A particularly active collector of Tajik oral traditions (see my reviews of his works, and of his journal Mardumgiyah, in past issues of Abstracta Iranica) proposes a selective description of customs from his native place, a Persian-speaking rural area of southern Uzbekistan (especially from the village of Pasurkhi), among which varied instances of the veneration of the ritual purity of water and fire, and of the cult of their respective spirits (jin u pari), and an elaborated ceremony locally called charagh-i Sulayman (‘Salomon’s lamp’) in which sacred fire is used by learned women (known as bibi mulla, or in some villages qushnach) to heal mental troubles allegedly caused by the pollution of running water—with references to the more Islamised rituals of Bibi Seshanba (“Lady Tuesday”) and Bibi Mushkil-Gusha (“Lady Problem-Solver”) as they are now again openly practiced in Transoxiana.  The ceremonial use of fire is associated by the author with ancient purification customs linked with seasonal transhumance from summering places (locally called bagh) to wintering villages (qishlaqs).  It is noticed that campfires are also present in wrestling competition still very popular in the Boysun area, as well as in the rituals of wedding, circumcision, Nawruz and similar rites of passage.  Last, varied elements of mourning rituals are backed by the author to Firdawsi’s Shahnama, the telling of which (with insistence on Rustam’s cycle) constitutes a prominent feature of local evening get-togethers:  In the village of Pasurkhi, they claim that Barzu, Rustam’s son, was originally a landowner from Boysun, and the old men talk about him as “Barzu the dehqan”.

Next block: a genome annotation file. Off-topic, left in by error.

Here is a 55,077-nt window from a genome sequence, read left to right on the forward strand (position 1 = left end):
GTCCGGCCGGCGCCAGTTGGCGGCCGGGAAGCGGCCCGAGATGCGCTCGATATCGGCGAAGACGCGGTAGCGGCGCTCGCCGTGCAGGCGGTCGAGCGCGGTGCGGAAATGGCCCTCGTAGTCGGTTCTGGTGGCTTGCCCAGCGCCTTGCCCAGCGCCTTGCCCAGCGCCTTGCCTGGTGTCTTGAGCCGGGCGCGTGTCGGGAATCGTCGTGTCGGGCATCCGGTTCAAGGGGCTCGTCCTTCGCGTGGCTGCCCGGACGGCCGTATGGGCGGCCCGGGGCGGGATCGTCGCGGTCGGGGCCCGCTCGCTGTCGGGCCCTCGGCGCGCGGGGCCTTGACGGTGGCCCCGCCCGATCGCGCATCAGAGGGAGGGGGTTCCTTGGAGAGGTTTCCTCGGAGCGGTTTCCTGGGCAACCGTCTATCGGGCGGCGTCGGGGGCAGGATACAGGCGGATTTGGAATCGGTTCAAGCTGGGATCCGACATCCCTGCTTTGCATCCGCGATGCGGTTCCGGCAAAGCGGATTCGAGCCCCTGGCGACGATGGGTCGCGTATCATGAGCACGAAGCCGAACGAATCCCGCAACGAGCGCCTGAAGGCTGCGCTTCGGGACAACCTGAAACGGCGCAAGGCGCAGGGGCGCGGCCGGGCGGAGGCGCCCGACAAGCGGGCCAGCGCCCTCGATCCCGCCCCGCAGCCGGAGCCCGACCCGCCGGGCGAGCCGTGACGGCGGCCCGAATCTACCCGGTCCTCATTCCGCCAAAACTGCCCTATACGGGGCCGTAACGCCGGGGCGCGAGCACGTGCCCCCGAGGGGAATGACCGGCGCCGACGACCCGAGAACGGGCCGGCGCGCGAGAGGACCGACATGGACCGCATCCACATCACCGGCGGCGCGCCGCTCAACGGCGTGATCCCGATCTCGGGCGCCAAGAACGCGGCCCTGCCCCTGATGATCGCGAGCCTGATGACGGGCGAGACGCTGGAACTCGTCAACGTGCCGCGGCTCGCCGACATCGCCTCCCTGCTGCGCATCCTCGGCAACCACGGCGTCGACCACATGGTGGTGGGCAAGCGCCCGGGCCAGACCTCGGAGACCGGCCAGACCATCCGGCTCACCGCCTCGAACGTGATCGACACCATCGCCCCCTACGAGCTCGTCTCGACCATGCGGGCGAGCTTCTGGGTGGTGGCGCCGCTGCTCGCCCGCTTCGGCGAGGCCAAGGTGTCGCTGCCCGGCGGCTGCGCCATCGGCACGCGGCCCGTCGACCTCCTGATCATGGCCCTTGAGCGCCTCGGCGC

Stéphane A. Dudoignon, National Centre for Scientific Research, Paris
CER: I-7.4.G-681